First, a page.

The world of classic cars is an odd one. Some people, who call themselves Passion Investors, spend small fortunes on cars, mostly Astons, irrespective of how good they actually are. Others deliberately champion the odd and awful. Like Maxis.
In the vast, yawning chasm inbetween lie a number of excellent classics that for some reason are permanently overlooked. Why this happens owes something to the power of branding, marketing and all the other dark arts of people in power suits.
Any list of overlooked classics will be incomplete, but here are my favourite 8. Feel free to comment and add your own.
1. Renault Alpine GTA
France has made a lot of brilliant cars, but it’s probably fair to say that the land of cheese and white flags probably isn’t your first port of call for Porsche-bating supercars. Alpine has made a lot of brilliant sports cars, most of which have a strong following, but somehow the GTA is perennially overlooked. Its confused nomenclature doesn’t help – is it a Renault or an Alpine? – nor do the slightly anonymous looks. But the GTA is brilliant, a proper supercar bargain. And sadly, it probably always will be.
2. Lotus Excel
In the 1970s Lotus came up with not one but two answers to a question nobody ever asked: The Eclat and Elite were GT cars with hysterical 2 litre engines and all the dependability of a London Midlands train timetable. The Excel was essentially an Eclat with the edges knocked off – properly engineered using a lot of Toyota parts. The Lotus engine was still in place, but by the 80s the firm had finally got around to making and engineering it properly. The Excel is a brilliant sports car with everything going for it, including ridiculously low prices.
3. Reliant Scimitar GTE
Everyone seems to agree that the Scimitar is great and they’d like one. Except nobody buys one. This may be because the Scimitar shared showroom space with the terminally put-upon Robin/Rialto or because Tamworth is not exactly Modena. Or you can blame Princess Anne, who had several. This toxic mix conspires to keep the Scimitar perennially overlooked, which is a shame because it looks great, it drives well, it’s practical and quite a lot of them had brown dashboards.
4. Porsche 924/944
Porsche has been trying to emerge from the shadow of the 911 for decades, only recently with some success. The 924 and 944 were part of an 80s drive to achieve this. The model’s status in the classic car pantheon perhaps owes something to the fact it wasn’t really meant to be a Porsche (it started life as a VW) and early cars used a van engine. This ignores the car’s inherent greatness: 50:50 weight distribution, decent performance even from the naturally aspirated versions and an image refreshingly free of bright redness and banking bonuses. When you can buy a Porsche-badged sports car for under £1000 is there really anything not to like?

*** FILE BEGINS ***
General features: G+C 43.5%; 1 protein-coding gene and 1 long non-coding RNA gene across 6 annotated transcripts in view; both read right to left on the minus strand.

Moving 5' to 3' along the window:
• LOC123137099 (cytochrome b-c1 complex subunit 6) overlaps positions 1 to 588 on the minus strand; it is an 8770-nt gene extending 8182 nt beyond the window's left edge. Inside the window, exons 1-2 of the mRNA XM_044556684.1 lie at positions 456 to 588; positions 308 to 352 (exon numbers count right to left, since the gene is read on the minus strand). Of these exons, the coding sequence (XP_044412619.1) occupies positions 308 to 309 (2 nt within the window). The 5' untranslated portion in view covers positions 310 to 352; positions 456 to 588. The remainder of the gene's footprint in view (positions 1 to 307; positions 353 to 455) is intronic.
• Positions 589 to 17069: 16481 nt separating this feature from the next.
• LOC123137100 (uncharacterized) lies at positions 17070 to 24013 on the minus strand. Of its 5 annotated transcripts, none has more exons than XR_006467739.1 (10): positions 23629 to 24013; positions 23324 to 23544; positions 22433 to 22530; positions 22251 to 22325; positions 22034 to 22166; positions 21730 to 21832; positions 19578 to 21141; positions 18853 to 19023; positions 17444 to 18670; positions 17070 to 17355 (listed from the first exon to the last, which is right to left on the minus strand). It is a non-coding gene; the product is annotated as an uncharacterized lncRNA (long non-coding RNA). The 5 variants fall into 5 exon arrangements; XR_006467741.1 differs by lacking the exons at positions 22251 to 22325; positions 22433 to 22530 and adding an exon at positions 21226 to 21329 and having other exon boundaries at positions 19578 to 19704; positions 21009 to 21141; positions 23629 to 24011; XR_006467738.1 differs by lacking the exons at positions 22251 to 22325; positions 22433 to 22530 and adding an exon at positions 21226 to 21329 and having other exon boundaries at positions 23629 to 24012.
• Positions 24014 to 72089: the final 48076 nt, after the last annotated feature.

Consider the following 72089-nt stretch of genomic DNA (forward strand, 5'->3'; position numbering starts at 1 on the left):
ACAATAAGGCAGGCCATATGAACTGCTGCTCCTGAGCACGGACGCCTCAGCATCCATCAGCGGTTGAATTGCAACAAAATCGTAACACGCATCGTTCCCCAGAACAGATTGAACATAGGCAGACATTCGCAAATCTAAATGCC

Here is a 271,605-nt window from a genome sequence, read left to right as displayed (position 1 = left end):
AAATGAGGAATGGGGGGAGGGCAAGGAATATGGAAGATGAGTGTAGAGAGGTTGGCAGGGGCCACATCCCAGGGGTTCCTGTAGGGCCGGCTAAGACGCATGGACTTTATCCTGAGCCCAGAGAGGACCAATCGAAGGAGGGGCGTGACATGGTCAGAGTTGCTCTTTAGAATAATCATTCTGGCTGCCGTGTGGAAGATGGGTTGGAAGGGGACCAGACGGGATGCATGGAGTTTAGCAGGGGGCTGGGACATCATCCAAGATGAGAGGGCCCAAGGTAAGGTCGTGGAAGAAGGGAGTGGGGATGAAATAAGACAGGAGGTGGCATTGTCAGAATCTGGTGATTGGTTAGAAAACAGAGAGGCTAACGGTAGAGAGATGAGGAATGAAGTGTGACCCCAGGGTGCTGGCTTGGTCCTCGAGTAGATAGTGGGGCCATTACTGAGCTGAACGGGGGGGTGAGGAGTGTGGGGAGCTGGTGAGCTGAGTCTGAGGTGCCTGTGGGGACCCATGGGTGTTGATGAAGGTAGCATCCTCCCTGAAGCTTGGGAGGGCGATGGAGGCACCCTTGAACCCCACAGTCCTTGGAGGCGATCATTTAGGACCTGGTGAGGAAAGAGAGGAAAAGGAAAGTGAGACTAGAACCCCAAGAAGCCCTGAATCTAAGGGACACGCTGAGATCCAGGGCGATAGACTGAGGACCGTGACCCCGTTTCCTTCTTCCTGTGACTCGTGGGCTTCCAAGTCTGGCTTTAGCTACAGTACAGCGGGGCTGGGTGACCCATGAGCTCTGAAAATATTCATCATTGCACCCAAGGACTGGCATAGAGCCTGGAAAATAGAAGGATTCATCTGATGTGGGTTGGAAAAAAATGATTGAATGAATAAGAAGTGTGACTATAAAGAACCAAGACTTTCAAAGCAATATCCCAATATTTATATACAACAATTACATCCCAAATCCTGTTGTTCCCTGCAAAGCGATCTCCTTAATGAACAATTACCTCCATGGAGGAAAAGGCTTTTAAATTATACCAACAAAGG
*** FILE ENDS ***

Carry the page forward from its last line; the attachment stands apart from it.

You have to feel sorry for Jensen. When they were casting around for a volume model to keep the factory busy following the demise of the Austin Healey they came into the orbit of motoring’s very own Child Catcher, Colin Chapman. Just as John DeLorean would 10 years later. Jensen had created what was essentially a pretty good, albeit rather lumpy-looking sports car, designed to compete in the lucrative US market. Charming Colin offered his 2 litre engine, which on the face of it made a lot of sense – a British sports car with a race-proven engine. Bingo. No, not Bingo. The highly stressed engine was catastrophically unreliable due to the usual Chapman-esque lack of testing and Jensen ended up with crippling warranty claims that caused the failure of the firm. The last-gasp Scimitar-bating GT was lovely but arrived too late to make any impact. Most Jensen-Healeys are now well-sorted cars and make superb classics for less than the price of a MGB.
6. Jaguar S-Type
Of course I don’t mean the awful bulbous 90s Lincoln. In the 60s production of Jaguar’s new saloon, the XJ6, was drifting further into the future so the company needed new models to keep the market entertained. The solution was a plethora of models like the S-Type that borrowed bits from the new car – such as the style of the front end or the independent rear suspension – and dumped them onto the Mk2 body. These hybrids, while perhaps lacking the homogenous beauty of the Mk2, are arguably much better cars with better handling, ride and performance. They’re also bargains right now – often quarter of the price of an equivalent Mk2.
7. AC 3000 ME
The Cobra, like the 911, casts a long shadow and the tiny Thames Ditton firm struggled to follow it up. Designed and developed with Ford cash, rumours of AC’s new car were met with huge enthusiasm in the early 70s. But by the time the AC 3000 ME eventually reached the market many years later it was yesterday’s news. Its looks were out of kilter with competitors and the performance from the Essex V6 was disappointing compared to the Cobra. It was also too expensive. None of this matters now, of course, because the AC 3000 ME is a rare, good-looking and well-sorted car that is arguably much better to drive than a proper Cobra.
8. Citroen CX
Citroen is the nerdy, weird kid of motoring. Sometimes the things this oddball does are cool and interesting. But because it’s always going on in a dusty corner of the motoring lab, we don’t always notice. So we like and revere the DS, but we ignore the CX, a car that is arguably prettier and better. The CX Turbo even turns the whacky up to 11. There are very few CXs left but there can be few executive cars of the 70s and 80s more deserving of a wider audience.
Our classic hire fleet inevitably has to follow commercial necessities, so we don’t have any of the above on hire. But I’d love to: so show them some love and give us an excuse to add one or more. Find out more at http://www.greatescapecars.co.uk or call 01527 893733.